Prime Minister Justin Trudeau looks on as Deputy Prime Minister and Finance Minister Chrystia Freeland responds to a question during a news conference on Parliament Hill in Ottawa, Tuesday, Aug. 18, 2020. THE CANADIAN PRESS/Adrian Wyld

Prime Minister Justin Trudeau looks on as Deputy Prime Minister and Finance Minister Chrystia Freeland responds to a question during a news conference on Parliament Hill in Ottawa, Tuesday, Aug. 18, 2020. THE CANADIAN PRESS/Adrian Wyld

Federal study details workers hit hardest by tax, benefit system for extra earnings

OTTAWA — Newly released documents show Finance Department officials calculated that workers near the bottom of the income ladder are dinged hardest for extra earnings than anybody else, including those at the top.

Besides paying more tax, making more money can mean losing other benefits aimed at alleviating poverty.

Understanding who loses more from earning more, and what federal programs are involved “can guide the development of approaches to ease the burden … and encourage additional work,” officials wrote in the documents.

Workers with modest incomes, between about $25,000 and $34,000, lost $413 for every $1,000 in extra earnings, the highest clawback of any income level.

Just behind them were the top 10 per cent of workers, with incomes over $114,570, who gave up $402 for every $1,000 of additional earnings.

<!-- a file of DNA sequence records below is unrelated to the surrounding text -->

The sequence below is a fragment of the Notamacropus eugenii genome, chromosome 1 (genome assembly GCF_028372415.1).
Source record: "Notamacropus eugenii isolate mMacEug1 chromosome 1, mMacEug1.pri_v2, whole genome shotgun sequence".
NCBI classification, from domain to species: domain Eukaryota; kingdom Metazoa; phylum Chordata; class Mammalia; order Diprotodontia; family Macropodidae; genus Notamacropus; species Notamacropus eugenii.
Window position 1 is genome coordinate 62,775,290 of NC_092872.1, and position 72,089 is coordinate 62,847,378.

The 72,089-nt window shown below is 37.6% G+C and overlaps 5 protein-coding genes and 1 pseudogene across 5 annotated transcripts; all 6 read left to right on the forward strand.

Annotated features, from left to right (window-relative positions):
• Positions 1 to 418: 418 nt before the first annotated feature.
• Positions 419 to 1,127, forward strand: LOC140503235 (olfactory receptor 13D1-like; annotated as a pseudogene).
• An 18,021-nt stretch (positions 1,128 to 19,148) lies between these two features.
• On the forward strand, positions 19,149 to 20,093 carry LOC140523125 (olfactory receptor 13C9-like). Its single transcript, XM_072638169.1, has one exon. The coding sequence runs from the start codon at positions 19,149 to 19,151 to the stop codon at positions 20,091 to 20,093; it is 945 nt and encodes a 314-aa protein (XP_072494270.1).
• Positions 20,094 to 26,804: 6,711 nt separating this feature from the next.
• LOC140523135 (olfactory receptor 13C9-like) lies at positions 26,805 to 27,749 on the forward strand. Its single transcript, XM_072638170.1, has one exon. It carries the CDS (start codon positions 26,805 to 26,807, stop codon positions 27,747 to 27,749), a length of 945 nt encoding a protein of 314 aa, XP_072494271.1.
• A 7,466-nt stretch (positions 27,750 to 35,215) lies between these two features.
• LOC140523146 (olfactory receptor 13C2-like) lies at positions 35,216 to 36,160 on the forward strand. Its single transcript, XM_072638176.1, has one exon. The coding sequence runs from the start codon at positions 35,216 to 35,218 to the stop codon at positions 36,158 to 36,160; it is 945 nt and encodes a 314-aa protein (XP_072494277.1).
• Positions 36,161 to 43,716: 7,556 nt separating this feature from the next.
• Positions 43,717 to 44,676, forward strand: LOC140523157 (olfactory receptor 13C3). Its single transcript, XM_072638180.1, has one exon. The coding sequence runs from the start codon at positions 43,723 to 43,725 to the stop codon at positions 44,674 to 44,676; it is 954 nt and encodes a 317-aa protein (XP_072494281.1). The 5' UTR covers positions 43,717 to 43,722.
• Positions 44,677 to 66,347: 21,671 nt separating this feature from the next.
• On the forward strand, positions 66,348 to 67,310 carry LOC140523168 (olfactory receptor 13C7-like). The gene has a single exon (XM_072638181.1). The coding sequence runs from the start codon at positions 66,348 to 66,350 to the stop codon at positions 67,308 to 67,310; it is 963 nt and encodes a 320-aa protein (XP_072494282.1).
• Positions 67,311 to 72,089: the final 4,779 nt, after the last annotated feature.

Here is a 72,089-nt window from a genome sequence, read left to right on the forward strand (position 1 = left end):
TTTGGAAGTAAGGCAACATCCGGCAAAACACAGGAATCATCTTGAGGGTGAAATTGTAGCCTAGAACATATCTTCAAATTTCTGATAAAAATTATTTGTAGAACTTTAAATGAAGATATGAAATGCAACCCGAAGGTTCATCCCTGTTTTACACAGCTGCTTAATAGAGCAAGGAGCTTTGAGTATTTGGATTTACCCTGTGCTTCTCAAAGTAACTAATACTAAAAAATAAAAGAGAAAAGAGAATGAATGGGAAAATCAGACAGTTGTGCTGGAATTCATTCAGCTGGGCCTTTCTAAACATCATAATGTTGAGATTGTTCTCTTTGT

Paying more in taxes was the culprit for those making the most, while those near the bottom faced a double-whammy of taxes and drops in income-tested benefits, such as the Canada Child Benefit.

Overall, the country’s 19 million workers would have lost, on average, $341 for each $1,000 boost in their earnings based on the 2017 data the paper relied on, but the burden was heavier for workers with children.

Officials noted that being not much better off, or faring even worse, after a boost in earnings could be a disincentive for taking extra work for those employed, and could keep others out of the job market.

The latter situation was one the documents describe as particularly pronounced for “secondary earners.” Those are people who make less money than their partners — usually women.

The Canadian Press obtained a copy of the reports and associated briefing note through the Access to Information Act.

The reports delivered in early November, days after the federal election that saw the Liberals returned to power with a minority in the House of Commons, came as the public service was trying to solve a suite of issues facing an aging workforce.

Experts who reviewed the document suggested the findings could help guide federal efforts now as the Liberals attempt to massage taxes and pandemic-related benefits.

Elliot Hughes, who was a tax-policy adviser to former finance minister Bill Morneau, said a sweeping review of the tax system seems like a must to see how the country can make sure those who need support get it, while also not creating disincentives to work.